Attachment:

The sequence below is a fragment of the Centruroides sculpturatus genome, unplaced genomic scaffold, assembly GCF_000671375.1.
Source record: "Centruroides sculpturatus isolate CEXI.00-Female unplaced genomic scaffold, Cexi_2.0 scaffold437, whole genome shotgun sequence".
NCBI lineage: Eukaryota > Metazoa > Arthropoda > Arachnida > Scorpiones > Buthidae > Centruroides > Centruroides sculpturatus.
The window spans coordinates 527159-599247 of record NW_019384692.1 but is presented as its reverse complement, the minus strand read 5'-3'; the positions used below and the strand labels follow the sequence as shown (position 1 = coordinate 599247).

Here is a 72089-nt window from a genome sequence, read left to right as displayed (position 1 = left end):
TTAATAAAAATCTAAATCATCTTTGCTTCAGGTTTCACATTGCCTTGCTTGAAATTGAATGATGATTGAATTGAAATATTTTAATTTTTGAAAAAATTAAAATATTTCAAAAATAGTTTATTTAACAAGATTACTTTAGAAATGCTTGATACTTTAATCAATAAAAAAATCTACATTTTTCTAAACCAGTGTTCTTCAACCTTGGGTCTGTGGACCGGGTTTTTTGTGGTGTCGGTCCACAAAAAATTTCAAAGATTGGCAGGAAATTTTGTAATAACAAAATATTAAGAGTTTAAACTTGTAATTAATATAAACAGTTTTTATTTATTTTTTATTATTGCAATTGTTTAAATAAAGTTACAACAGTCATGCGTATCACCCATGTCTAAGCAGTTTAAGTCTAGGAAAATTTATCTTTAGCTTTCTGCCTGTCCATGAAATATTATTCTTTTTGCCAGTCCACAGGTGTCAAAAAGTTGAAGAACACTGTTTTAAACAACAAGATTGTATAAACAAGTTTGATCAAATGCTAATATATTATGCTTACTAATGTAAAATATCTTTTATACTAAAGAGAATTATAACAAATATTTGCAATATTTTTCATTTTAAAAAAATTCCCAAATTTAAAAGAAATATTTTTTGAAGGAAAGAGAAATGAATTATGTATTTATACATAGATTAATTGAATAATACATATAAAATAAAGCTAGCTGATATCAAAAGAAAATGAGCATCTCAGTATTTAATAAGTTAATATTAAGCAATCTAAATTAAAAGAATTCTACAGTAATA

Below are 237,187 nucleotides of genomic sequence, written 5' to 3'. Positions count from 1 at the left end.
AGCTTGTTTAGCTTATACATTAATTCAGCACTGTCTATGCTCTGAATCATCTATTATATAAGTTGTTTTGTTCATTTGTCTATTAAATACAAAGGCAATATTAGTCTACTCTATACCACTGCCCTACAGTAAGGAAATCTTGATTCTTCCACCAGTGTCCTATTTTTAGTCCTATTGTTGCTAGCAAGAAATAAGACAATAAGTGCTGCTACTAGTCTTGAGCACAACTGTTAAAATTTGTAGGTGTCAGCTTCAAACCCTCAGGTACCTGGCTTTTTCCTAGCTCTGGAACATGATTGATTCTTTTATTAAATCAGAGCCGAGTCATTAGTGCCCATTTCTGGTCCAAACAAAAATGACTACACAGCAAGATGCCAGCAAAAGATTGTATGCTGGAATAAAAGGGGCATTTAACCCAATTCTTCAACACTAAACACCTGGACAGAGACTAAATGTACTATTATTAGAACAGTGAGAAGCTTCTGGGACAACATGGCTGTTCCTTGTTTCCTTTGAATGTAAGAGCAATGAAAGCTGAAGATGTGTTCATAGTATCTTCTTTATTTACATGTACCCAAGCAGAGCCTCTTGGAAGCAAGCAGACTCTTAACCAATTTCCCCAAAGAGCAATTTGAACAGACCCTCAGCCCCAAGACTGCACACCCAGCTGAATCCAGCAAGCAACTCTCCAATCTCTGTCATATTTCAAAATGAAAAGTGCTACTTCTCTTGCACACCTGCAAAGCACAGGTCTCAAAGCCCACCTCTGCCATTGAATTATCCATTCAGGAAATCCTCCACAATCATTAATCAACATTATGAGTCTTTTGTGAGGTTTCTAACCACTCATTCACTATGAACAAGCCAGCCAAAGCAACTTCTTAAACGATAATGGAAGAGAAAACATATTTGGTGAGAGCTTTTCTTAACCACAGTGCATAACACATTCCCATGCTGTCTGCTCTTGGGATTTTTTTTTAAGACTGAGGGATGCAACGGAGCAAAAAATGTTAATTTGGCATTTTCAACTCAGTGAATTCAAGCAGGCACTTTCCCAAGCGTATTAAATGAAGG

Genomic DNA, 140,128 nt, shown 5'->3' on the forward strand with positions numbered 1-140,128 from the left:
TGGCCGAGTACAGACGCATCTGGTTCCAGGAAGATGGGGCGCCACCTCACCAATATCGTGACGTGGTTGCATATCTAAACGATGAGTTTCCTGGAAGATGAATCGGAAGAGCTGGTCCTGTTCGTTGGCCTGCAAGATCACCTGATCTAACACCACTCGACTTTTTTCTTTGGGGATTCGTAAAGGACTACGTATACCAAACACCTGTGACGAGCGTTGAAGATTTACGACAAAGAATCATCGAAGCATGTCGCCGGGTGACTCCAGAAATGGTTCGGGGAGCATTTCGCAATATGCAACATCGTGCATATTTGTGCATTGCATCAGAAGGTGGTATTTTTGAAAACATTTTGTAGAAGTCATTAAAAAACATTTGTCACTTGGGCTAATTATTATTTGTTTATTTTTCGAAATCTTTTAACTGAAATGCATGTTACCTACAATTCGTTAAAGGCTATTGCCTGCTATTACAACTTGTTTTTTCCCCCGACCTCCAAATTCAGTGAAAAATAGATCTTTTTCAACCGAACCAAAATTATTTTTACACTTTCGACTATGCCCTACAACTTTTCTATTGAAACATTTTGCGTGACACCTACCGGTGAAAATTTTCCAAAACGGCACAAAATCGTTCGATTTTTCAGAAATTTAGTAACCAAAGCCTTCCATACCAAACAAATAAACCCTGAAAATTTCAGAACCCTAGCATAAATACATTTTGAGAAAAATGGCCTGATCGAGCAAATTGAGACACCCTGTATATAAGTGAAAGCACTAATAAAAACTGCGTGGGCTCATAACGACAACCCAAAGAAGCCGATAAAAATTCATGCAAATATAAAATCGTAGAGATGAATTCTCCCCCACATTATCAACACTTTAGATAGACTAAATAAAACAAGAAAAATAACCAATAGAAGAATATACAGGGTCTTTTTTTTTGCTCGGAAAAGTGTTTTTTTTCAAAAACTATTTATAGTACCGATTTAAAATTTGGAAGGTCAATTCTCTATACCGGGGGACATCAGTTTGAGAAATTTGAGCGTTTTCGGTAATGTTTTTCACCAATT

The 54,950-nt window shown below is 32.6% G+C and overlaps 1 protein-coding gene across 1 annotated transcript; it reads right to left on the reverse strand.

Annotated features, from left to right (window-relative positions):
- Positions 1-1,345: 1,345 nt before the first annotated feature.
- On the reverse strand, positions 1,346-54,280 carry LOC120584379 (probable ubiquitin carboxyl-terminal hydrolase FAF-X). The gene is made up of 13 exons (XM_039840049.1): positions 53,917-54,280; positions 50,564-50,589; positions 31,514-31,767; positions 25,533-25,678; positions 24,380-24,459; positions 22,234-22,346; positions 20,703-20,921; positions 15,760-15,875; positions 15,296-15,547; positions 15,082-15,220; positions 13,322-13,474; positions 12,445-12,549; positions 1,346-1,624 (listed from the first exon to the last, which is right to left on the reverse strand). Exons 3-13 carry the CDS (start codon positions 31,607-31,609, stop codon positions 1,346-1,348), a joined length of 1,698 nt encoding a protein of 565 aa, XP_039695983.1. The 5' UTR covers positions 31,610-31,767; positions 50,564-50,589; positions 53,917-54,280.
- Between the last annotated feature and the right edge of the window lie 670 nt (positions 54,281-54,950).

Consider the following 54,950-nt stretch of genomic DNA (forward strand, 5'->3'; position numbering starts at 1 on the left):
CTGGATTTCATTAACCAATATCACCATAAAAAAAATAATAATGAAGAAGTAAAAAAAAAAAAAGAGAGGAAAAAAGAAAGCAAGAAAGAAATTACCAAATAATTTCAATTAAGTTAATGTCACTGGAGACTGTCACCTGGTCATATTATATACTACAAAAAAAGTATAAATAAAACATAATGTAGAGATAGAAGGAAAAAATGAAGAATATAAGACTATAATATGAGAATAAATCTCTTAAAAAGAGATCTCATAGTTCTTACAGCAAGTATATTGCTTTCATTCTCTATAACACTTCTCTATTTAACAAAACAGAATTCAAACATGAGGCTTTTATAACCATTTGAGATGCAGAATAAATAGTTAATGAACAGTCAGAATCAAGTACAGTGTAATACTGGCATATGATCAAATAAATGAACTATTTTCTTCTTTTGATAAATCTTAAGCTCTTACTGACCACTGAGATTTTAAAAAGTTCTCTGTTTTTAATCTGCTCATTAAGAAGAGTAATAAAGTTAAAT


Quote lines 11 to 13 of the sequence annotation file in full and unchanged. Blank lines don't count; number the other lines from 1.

The 54,950-nt window shown below is 32.6% G+C and overlaps 1 protein-coding gene across 1 annotated transcript; it reads right to left on the reverse strand.

Annotated features, from left to right (window-relative positions):
- Positions 1-1,345: 1,345 nt before the first annotated feature.